In ancient Egypt, the hieroglyphic character of the ankh at the fingertips of a goddess symbolized eternal life. If Erykah Badu's "cipher keeps moving like a rolling stone," as she so coquettishly proclaims in the legendary single "On & On" from her dazzling 1997 debut, Baduizm, her latest opus, New Amerykah Part Two: Return of the Ankh, the follow-up to 2008's critically acclaimed New Amerykah Part One: 4th World War, represents the point in Erykah's career where she has traveled that cipher's full 360 degrees and been revitalized. The new album, a warm recital of personal philosophies on love and heartbreak, marries the understated wit of the old Erykah to the sonically venturesome new Erykah. On New Amerykah Part Two, structured ballads and airy jam sessions coexist peacefully in the same soulful arena.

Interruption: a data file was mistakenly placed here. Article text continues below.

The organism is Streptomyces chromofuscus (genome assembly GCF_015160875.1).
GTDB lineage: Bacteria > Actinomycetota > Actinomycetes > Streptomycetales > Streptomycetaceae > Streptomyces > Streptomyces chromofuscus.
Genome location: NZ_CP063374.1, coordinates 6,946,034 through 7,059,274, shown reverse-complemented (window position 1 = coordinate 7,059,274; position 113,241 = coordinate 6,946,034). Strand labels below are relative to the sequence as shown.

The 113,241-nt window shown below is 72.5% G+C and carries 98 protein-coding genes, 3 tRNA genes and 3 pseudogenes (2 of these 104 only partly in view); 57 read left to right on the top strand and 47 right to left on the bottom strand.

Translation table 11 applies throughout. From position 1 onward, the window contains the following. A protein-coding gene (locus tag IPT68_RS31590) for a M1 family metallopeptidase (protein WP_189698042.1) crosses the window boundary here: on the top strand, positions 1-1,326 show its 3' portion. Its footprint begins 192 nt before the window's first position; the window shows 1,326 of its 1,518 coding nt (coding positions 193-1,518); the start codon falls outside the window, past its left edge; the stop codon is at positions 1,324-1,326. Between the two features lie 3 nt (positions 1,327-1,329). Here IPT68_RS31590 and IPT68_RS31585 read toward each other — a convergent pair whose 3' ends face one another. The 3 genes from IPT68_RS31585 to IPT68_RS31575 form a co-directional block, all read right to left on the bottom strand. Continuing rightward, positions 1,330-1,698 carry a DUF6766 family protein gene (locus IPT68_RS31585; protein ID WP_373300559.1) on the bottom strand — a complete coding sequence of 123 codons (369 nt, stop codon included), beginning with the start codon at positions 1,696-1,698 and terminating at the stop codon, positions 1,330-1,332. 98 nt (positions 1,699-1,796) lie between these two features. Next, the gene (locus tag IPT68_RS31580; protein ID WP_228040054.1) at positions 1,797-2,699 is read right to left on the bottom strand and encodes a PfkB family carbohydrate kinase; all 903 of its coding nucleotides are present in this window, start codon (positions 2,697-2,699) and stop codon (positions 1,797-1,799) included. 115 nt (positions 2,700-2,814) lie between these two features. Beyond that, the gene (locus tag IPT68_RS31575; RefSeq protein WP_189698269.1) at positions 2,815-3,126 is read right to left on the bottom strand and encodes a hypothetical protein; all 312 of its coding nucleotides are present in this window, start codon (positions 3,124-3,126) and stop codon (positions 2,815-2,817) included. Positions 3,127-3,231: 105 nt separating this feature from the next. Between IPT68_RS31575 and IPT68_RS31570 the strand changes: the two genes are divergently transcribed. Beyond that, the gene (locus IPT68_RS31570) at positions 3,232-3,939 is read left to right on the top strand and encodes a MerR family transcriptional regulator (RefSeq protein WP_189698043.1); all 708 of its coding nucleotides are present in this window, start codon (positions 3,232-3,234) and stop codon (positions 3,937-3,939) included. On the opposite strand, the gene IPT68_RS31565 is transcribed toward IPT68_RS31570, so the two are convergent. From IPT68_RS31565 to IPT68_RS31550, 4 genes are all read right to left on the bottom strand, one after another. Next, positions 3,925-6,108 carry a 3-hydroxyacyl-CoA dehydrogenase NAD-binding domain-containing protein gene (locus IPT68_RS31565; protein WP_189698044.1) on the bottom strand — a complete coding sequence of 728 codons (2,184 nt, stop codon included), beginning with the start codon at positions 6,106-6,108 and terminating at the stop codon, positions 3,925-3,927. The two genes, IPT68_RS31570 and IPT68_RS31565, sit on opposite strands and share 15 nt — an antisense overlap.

Indeed, Erykah Badu's soul is a beautiful, elusive thing. It popped up from the water with three dollars and six dimes. It popped up in the Bag Lady who was gonna miss her bus because she was carrying too much stuff. Some of it told her ole man to call Tyrone to help him come get his shit. A lot of it cried warm salty tears for her green eyes when she discovered love could indeed hurt like this. Throughout her career, Badu has both controllably and uncontrollably given herself to her music. With New Amerykah Part Two: Return of the Ankh, Badu defers to the fickle stew of emotions, laments, aspirations, and rants that strong spirits are made of, the same stew of naked passion that has made her entire body of work such a visceral success.